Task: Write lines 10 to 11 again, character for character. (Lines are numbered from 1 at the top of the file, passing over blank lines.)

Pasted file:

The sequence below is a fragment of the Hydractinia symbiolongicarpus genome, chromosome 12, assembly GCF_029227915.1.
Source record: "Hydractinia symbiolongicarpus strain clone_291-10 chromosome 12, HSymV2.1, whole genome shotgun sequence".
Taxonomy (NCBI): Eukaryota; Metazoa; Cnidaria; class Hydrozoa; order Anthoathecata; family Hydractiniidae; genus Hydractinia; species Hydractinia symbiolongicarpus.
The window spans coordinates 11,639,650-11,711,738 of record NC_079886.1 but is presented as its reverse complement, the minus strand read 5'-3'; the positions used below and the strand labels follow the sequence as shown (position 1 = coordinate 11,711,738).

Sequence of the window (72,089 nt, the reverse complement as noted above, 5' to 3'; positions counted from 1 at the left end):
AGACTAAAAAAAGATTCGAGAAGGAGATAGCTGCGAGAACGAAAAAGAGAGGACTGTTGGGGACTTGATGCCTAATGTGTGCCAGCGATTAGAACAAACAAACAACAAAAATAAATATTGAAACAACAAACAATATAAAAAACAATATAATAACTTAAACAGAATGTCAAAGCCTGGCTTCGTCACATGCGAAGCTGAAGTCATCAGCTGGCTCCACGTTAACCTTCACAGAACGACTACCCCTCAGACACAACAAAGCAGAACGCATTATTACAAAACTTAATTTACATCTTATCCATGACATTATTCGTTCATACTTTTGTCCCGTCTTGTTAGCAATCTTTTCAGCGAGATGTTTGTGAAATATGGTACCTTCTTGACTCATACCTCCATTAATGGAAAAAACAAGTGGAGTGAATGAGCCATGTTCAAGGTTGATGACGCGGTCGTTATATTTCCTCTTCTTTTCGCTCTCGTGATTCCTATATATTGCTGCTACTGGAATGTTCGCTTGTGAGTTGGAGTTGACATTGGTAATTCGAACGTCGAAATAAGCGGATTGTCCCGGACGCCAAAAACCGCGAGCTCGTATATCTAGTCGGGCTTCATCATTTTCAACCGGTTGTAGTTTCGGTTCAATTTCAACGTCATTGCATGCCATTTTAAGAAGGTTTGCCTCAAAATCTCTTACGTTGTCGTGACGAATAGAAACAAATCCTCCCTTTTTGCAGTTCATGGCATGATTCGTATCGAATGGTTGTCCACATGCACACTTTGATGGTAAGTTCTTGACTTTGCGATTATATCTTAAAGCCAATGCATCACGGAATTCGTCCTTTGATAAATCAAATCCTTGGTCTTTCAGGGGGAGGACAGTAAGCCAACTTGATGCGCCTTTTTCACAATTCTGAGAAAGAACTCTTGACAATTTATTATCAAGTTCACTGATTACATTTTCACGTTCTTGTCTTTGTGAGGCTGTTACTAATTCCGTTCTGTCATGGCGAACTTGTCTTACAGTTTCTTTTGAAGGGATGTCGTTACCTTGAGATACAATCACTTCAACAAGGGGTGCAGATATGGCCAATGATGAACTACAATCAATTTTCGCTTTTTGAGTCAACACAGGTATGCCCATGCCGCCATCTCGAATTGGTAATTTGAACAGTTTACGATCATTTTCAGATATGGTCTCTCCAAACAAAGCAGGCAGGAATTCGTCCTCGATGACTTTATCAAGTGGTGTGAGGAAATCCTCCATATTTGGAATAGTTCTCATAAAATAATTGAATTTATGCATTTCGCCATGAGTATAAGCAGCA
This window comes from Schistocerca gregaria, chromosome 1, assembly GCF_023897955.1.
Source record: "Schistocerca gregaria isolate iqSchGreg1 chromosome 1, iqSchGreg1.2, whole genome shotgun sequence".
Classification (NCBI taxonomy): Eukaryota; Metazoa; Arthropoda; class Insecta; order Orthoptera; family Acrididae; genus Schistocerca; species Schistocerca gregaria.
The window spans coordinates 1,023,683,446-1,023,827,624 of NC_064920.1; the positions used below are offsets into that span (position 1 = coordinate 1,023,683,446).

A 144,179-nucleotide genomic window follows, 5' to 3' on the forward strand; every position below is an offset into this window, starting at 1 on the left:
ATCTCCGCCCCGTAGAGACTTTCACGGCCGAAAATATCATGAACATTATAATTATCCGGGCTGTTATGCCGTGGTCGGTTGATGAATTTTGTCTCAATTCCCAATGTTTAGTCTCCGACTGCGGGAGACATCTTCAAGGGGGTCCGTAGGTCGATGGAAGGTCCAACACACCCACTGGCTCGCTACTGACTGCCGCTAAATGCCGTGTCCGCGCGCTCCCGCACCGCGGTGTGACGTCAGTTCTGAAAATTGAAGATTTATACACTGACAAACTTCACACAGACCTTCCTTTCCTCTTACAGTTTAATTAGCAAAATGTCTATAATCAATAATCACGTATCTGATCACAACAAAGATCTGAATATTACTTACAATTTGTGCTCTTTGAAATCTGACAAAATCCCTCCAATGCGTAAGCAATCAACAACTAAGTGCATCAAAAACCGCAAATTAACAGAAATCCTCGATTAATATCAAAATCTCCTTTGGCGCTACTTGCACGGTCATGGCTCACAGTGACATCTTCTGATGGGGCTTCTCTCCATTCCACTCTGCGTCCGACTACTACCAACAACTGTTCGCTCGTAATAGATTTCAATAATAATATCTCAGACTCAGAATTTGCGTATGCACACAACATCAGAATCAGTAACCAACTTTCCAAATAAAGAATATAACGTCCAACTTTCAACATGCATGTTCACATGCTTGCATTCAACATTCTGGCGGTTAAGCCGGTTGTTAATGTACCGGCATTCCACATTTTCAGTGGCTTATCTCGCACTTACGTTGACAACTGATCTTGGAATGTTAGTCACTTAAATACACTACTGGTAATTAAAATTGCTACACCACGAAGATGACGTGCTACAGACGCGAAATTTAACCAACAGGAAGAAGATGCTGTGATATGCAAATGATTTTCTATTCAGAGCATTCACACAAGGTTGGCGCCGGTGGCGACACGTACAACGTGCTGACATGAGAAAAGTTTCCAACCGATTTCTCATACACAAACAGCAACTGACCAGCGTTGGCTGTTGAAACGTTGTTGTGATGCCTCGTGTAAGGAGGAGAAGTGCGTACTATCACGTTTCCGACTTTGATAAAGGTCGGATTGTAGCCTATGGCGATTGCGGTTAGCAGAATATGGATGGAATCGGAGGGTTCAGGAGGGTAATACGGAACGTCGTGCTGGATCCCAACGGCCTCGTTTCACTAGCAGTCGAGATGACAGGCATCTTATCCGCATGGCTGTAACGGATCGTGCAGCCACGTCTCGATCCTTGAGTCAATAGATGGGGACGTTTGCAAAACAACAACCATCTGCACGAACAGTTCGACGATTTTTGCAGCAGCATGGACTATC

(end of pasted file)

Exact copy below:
The window spans coordinates 1,023,683,446-1,023,827,624 of NC_064920.1; the positions used below are offsets into that span (position 1 = coordinate 1,023,683,446).

A 144,179-nucleotide genomic window follows, 5' to 3' on the forward strand; every position below is an offset into this window, starting at 1 on the left: